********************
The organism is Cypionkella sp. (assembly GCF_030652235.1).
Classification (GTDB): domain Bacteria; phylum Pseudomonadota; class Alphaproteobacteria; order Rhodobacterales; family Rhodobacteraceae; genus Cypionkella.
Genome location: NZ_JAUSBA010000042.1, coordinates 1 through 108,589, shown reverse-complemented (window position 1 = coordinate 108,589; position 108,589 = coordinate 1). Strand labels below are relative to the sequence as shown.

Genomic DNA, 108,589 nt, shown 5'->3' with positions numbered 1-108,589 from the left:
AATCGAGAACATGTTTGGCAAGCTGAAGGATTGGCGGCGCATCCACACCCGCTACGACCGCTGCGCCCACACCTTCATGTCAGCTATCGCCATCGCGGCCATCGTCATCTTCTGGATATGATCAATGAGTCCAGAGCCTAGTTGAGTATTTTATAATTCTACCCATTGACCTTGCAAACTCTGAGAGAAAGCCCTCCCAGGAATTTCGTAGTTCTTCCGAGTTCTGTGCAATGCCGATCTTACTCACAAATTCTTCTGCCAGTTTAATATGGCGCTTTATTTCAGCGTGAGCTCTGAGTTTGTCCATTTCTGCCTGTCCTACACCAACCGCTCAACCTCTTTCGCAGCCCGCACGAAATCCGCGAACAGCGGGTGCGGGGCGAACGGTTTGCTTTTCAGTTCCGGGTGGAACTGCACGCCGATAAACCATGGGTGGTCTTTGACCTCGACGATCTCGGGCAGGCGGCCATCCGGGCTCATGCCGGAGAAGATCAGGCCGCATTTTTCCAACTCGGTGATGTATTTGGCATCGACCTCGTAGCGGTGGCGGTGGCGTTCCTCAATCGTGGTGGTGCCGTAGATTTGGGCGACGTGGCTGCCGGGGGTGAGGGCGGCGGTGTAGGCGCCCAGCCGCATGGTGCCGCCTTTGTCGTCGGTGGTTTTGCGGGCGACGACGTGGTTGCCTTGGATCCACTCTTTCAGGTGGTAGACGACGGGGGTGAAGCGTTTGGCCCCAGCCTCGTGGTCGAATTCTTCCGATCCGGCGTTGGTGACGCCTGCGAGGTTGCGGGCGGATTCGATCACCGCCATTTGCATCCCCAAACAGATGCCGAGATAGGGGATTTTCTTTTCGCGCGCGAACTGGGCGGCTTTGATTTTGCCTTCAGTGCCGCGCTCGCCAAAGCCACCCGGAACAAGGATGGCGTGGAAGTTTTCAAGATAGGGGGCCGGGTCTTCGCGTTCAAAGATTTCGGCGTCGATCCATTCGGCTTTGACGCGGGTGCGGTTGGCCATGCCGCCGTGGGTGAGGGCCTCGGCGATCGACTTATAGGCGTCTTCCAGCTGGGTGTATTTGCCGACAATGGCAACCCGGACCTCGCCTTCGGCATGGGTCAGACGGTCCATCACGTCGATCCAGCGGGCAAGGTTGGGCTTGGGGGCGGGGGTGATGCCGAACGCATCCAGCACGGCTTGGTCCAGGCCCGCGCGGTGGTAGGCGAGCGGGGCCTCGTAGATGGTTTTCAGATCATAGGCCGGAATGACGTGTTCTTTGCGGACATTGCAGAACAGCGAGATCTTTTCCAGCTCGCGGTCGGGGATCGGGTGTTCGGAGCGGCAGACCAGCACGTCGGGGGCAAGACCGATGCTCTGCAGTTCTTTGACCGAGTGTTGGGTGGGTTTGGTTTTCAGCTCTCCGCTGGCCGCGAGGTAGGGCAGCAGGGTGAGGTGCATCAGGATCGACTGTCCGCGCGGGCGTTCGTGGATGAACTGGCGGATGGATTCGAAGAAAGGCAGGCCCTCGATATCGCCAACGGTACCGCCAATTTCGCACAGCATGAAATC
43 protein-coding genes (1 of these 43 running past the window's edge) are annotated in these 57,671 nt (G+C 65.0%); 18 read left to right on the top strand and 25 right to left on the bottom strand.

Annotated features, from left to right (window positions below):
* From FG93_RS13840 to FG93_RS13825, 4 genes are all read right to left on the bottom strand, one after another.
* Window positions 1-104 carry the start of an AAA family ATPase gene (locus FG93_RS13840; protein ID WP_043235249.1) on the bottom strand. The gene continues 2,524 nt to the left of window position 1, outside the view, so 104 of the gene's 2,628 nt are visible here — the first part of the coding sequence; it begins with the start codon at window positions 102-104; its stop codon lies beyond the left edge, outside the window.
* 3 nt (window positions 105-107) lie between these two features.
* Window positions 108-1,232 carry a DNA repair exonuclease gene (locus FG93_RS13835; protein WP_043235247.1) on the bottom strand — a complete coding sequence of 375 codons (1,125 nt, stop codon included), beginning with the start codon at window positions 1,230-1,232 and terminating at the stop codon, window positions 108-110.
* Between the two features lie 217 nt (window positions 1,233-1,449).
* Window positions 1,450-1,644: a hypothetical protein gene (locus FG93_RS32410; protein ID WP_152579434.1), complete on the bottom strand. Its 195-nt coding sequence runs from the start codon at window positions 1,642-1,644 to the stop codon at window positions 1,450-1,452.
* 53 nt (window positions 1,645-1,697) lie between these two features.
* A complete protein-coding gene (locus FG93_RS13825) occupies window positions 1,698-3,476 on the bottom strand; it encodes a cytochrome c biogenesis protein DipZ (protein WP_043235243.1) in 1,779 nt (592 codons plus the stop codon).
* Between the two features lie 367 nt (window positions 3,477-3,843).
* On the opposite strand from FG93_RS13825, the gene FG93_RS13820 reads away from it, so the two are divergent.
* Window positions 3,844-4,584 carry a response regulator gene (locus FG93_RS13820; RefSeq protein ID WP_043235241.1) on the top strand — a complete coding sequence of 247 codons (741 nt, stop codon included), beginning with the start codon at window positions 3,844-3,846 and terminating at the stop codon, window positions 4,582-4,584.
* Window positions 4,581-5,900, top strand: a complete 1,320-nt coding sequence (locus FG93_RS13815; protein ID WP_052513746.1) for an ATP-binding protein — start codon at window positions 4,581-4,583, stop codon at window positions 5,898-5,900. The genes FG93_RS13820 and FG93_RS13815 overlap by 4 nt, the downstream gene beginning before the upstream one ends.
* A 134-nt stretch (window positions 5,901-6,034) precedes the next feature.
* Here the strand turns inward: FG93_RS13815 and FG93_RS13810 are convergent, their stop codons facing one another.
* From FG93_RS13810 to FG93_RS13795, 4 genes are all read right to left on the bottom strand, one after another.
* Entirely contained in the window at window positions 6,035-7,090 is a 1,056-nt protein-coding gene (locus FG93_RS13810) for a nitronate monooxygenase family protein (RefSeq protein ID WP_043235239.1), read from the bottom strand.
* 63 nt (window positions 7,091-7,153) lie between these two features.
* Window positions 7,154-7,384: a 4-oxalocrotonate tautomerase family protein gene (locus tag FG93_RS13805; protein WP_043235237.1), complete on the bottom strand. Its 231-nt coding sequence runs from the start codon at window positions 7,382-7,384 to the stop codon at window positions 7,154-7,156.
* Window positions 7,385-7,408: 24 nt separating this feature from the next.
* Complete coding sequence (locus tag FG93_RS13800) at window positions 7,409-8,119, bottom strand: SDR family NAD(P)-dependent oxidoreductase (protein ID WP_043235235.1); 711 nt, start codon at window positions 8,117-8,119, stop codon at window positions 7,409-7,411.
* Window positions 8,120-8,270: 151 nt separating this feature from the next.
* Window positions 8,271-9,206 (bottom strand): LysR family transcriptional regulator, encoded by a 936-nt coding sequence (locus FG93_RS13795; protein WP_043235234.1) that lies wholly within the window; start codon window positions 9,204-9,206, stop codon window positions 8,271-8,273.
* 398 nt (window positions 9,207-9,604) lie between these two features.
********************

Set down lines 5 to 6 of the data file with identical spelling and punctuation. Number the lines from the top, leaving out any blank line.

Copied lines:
AATCGAGAACATGTTTGGCAAGCTGAAGGATTGGCGGCGCATCCACACCCGCTACGACCGCTGCGCCCACACCTTCATGTCAGCTATCGCCATCGCGGCCATCGTCATCTTCTGGATATGATCAATGAGTCCAGAGCCTAGTTGAGTATTTTATAATTCTACCCATTGACCTTGCAAACTCTGAGAGAAAGCCCTCCCAGGAATTTCGTAGTTCTTCCGAGTTCTGTGCAATGCCGATCTTACTCACAAATTCTTCTGCCAGTTTAATATGGCGCTTTATTTCAGCGTGAGCTCTGAGTTTGTCCATTTCTGCCTGTCCTACACCAACCGCTCAACCTCTTTCGCAGCCCGCACGAAATCCGCGAACAGCGGGTGCGGGGCGAACGGTTTGCTTTTCAGTTCCGGGTGGAACTGCACGCCGATAAACCATGGGTGGTCTTTGACCTCGACGATCTCGGGCAGGCGGCCATCCGGGCTCATGCCGGAGAAGATCAGGCCGCATTTTTCCAACTCGGTGATGTATTTGGCATCGACCTCGTAGCGGTGGCGGTGGCGTTCCTCAATCGTGGTGGTGCCGTAGATTTGGGCGACGTGGCTGCCGGGGGTGAGGGCGGCGGTGTAGGCGCCCAGCCGCATGGTGCCGCCTTTGTCGTCGGTGGTTTTGCGGGCGACGACGTGGTTGCCTTGGATCCACTCTTTCAGGTGGTAGACGACGGGGGTGAAGCGTTTGGCCCCAGCCTCGTGGTCGAATTCTTCCGATCCGGCGTTGGTGACGCCTGCGAGGTTGCGGGCGGATTCGATCACCGCCATTTGCATCCCCAAACAGATGCCGAGATAGGGGATTTTCTTTTCGCGCGCGAACTGGGCGGCTTTGATTTTGCCTTCAGTGCCGCGCTCGCCAAAGCCACCCGGAACAAGGATGGCGTGGAAGTTTTCAAGATAGGGGGCCGGGTCTTCGCGTTCAAAGATTTCGGCGTCGATCCATTCGGCTTTGACGCGGGTGCGGTTGGCCATGCCGCCGTGGGTGAGGGCCTCGGCGATCGACTTATAGGCGTCTTCCAGCTGGGTGTATTTGCCGACAATGGCAACCCGGACCTCGCCTTCGGCATGGGTCAGACGGTCCATCACGTCGATCCAGCGGGCAAGGTTGGGCTTGGGGGCGGGGGTGATGCCGAACGCATCCAGCACGGCTTGGTCCAGGCCCGCGCGGTGGTAGGCGAGCGGGGCCTCGTAGATGGTTTTCAGATCATAGGCCGGAATGACGTGTTCTTTGCGGACATTGCAGAACAGCGAGATCTTTTCCAGCTCGCGGTCGGGGATCGGGTGTTCGGAGCGGCAGACCAGCACGTCGGGGGCAAGACCGATGCTCTGCAGTTCTTTGACCGAGTGTTGGGTGGGTTTGGTTTTCAGCTCTCCGCTGGCCGCGAGGTAGGGCAGCAGGGTGAGGTGCATCAGGATCGACTGTCCGCGCGGGCGTTCGTGGATGAACTGGCGGATGGATTCGAAGAAAGGCAGGCCCTCGATATCGCCAACGGTACCGCCAATTTCGCACAGCATGAAATC
43 protein-coding genes (1 of these 43 running past the window's edge) are annotated in these 57,671 nt (G+C 65.0%); 18 read left to right on the top strand and 25 right to left on the bottom strand.